Tuning tools are by no means new things on the market. They are used to access OEM ECUs, gather information from them and enter altered content that results in power or economy gains. This is why ECU tuning tools have been around for about as long as software-controlled engines. However, as all of you probably know, software develops incredibly quickly, so things in the tuning industry need to follow at the same pace. Despite the fact that several different companies have emerged as respectable tuning tools manufacturers over the years, just a handful of them have been able to keep pace with the developments coming from manufacturers of vehicle ECUs. This is why today we have a few clearly distinctive tuning tools developers which have stood the test of time producing efficient and up-to-date tuning tools that enable tuners to access even the latest ECUs. These are Alientech, Dimsport, Flashtec and the youngest of the lot, Magic Motor Sport.
How to Choose the Best Tuning Tools
There is a reason why they cost up to about 2,000 EUR per piece. They need to have enough processing abilities to access the latest ECU tricore technology and to be constantly updated, which is definitely something you will not get with cracked, or cloned tuning tools that are manufactured by some usually Chinese companies. They can only give you some of the functionality of the tuning tool they cloned and no updates whatsoever. If you want to have a respected tuning business, you should most definitely acquire good tuning tools that will help you feel safe with what you are doing, but also provide insight into the latest models. Moreover, their quality, reliability and updates will easily make them cheaper in the long run.
Bootmode Tools & OBD Flasher
There are two ways of accessing the ECU in order to reprogram it. The first one is through the OBD port that is usually used for diagnostics. The second one is via a port that is on the circuit board (BDM or JTAG), which is used for bootmode, or debugging mode tuning.
This automatically means that there are two different types of tuning tools available for accessing the two ports. The first ones are called OBD flashers (such as the Kess by Alientech) and the second ones are bootmode tools (Alientech’s Ktag, for example).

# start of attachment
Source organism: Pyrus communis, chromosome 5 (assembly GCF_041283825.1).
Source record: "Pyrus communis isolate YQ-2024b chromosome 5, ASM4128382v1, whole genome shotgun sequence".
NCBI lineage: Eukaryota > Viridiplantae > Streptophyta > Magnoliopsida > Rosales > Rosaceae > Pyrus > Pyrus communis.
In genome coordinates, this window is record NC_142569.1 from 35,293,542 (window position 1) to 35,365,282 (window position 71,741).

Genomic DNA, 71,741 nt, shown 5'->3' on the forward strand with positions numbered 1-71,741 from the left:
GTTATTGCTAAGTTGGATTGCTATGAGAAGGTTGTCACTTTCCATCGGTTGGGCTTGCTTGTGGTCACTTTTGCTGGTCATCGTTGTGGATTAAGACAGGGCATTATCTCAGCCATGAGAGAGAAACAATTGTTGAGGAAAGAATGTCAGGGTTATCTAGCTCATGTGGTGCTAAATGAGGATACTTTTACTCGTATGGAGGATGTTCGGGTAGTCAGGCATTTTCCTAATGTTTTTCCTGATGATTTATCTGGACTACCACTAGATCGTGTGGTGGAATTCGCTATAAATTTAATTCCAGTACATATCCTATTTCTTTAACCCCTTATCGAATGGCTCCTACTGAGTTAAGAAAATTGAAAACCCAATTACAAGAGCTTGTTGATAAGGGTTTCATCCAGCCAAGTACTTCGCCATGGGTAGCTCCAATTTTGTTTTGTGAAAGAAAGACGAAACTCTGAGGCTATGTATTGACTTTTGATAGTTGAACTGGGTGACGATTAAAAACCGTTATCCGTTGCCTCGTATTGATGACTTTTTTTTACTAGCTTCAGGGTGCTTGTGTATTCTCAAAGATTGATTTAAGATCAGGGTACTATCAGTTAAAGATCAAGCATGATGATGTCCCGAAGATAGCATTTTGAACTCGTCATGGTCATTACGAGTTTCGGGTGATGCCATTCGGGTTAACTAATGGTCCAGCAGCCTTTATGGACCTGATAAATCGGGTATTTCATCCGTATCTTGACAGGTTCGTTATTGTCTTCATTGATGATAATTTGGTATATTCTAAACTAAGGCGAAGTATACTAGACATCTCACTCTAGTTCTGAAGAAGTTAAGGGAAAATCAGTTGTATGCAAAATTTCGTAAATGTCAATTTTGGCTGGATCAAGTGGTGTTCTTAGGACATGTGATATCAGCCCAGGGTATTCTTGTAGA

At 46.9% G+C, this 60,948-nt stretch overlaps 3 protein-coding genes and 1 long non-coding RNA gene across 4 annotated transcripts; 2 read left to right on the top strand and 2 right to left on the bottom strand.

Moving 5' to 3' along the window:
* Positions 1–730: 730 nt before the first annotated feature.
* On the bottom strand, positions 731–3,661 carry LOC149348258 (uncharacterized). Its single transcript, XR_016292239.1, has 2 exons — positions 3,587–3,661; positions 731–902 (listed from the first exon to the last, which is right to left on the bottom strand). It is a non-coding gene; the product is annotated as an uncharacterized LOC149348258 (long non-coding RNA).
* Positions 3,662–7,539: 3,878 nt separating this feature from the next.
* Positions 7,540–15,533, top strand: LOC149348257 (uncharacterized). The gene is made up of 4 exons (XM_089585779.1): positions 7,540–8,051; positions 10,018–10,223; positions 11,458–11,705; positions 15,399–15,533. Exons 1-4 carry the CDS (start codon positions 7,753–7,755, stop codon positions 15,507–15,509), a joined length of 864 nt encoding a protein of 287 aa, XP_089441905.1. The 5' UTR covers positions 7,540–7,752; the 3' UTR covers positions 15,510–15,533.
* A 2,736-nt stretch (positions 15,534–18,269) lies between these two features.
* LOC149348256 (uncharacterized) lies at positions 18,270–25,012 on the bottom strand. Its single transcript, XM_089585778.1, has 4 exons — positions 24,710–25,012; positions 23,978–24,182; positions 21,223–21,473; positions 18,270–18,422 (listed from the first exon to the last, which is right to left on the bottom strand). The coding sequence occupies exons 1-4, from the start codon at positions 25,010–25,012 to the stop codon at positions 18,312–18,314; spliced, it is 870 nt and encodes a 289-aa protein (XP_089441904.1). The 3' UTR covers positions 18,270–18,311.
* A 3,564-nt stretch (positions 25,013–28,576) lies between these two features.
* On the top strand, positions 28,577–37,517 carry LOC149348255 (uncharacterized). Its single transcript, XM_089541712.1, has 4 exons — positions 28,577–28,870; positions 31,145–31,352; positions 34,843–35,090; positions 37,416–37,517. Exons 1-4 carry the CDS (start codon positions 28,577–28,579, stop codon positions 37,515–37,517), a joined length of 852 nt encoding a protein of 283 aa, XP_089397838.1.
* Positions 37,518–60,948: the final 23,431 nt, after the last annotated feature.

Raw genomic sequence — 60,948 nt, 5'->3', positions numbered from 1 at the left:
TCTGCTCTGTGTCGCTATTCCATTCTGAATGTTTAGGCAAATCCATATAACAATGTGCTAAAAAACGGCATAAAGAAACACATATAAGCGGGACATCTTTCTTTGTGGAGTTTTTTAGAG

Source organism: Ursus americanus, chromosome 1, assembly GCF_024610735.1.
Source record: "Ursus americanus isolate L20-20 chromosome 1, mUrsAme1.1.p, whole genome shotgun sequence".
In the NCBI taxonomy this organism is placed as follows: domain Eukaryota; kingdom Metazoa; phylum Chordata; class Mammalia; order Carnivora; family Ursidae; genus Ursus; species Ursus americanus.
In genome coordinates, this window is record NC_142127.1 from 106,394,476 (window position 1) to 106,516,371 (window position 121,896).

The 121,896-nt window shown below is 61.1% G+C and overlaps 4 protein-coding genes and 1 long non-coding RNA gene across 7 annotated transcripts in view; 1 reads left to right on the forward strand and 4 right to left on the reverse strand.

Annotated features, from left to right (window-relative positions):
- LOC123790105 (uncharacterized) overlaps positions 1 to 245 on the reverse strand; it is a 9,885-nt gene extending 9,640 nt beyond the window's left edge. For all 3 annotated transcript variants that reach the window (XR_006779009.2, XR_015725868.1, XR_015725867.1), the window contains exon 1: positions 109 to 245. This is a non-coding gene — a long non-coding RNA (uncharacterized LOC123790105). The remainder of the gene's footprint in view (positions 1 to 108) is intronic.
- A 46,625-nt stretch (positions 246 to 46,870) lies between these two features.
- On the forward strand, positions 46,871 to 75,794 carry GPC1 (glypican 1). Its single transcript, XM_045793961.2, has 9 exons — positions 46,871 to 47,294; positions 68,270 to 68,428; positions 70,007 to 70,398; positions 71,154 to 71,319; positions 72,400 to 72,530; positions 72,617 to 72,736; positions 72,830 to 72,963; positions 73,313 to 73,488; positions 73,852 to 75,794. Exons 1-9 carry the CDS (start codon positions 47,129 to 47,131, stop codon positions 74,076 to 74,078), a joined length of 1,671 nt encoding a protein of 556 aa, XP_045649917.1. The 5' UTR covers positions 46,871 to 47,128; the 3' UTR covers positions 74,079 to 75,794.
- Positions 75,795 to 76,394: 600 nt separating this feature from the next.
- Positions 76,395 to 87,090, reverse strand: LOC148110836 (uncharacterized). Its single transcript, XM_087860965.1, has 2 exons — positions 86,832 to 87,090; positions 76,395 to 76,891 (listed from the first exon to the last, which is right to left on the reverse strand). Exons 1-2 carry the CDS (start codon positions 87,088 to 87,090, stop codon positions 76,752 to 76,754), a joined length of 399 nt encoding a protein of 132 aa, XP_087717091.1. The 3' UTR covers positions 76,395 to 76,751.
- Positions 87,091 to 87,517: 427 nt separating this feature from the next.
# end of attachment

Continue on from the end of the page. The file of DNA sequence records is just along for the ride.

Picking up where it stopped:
However, reading information in these two ways does not provide the same results. Modern ECUs have three data carriers – two EPROMs and a processor. Even though vast majority of maps are in the EPROMs, some ECUs have valuable information in the processor as well.
This is where the two ways of accessing ECUs start to differ significantly. While the OBDs only read maps on the EPROMs, thus sometimes missing some of the info, the bootmode access allows for the complete backup of the ECU, reaching all of its nuances.
Master vs Slave
Most of the mentioned manufacturers offer tools on two levels – master and slave. The master tool allows you to get a readout from the ECU and to edit it, so it is the only good way to develop good tuning files yourself, which is, in turn, the only way to become a tuning files supplier.
However, master tools are far more expensive than slave tools. What you get with slave tools is the ability to use files which you have received from tuning files developers. Even though this may seem far less that what the master tools give, it is actually more than enough for most tuners. Developing files takes lots of expertise, experience and, most importantly, constant education about current trends and technical developments and changes in the industry. Moreover, aside from the tools, you will also need testing equipment and a dynamometer, the choice of which is a whole new and pretty expensive matter.
This is why slave tools should be enough for vast majority of tuners who can source tuning files from respectable tuning companies with an additional perk of aiding marketing efforts by connecting oneself with a high-end tuner.